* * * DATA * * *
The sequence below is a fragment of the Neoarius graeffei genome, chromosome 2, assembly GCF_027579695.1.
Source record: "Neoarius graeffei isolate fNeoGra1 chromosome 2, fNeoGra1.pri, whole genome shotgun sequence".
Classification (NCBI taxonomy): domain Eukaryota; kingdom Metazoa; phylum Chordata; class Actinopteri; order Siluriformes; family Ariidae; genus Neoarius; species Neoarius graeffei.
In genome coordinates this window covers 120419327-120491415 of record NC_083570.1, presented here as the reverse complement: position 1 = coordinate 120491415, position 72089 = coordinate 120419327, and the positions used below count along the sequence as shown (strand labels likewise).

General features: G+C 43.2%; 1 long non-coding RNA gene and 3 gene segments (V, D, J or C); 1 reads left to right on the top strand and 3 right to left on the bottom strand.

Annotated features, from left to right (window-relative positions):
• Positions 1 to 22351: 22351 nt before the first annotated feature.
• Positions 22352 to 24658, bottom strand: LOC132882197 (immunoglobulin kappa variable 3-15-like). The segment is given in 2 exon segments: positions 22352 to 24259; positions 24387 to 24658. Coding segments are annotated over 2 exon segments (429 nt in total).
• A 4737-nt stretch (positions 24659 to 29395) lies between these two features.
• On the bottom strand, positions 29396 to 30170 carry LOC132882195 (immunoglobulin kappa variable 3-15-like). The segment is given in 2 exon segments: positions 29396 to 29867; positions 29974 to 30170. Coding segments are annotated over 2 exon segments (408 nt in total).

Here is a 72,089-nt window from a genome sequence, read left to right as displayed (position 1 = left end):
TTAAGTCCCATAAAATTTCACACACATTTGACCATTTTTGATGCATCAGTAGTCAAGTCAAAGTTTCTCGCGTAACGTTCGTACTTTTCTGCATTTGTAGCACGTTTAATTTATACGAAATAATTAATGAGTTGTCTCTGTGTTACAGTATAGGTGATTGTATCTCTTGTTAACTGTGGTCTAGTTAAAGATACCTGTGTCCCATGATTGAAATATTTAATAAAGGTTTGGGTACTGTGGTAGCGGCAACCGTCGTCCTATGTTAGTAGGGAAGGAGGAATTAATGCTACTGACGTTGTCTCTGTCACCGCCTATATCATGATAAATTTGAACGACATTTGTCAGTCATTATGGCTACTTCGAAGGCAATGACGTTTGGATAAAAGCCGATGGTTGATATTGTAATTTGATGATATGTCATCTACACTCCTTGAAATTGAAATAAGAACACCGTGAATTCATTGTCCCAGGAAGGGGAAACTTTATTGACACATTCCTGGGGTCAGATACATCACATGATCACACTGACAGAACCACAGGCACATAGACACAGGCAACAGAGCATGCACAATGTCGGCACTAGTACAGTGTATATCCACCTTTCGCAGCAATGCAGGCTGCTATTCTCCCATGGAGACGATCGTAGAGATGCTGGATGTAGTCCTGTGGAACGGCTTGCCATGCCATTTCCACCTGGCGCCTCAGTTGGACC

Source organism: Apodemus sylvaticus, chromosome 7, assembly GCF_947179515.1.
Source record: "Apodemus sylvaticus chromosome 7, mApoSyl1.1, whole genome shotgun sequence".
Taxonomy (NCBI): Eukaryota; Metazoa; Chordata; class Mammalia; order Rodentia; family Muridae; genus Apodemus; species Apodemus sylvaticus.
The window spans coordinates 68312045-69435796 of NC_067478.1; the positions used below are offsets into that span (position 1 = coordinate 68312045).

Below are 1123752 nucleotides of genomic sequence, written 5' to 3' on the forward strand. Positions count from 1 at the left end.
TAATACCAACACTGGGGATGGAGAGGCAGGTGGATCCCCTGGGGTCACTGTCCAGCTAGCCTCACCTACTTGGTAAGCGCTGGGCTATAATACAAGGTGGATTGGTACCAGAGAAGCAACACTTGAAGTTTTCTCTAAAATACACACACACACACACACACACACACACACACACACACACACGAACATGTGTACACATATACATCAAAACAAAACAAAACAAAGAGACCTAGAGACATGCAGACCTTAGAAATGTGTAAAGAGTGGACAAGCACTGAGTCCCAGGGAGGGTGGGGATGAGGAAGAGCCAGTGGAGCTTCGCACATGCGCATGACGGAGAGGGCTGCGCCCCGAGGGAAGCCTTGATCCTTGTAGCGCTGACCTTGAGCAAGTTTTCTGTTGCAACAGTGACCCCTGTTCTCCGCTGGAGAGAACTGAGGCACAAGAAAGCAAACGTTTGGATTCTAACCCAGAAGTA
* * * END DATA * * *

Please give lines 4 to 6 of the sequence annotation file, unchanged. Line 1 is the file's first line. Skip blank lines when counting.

In genome coordinates this window covers 120419327-120491415 of record NC_083570.1, presented here as the reverse complement: position 1 = coordinate 120491415, position 72089 = coordinate 120419327, and the positions used below count along the sequence as shown (strand labels likewise).

General features: G+C 43.2%; 1 long non-coding RNA gene and 3 gene segments (V, D, J or C); 1 reads left to right on the top strand and 3 right to left on the bottom strand.

Annotated features, from left to right (window-relative positions):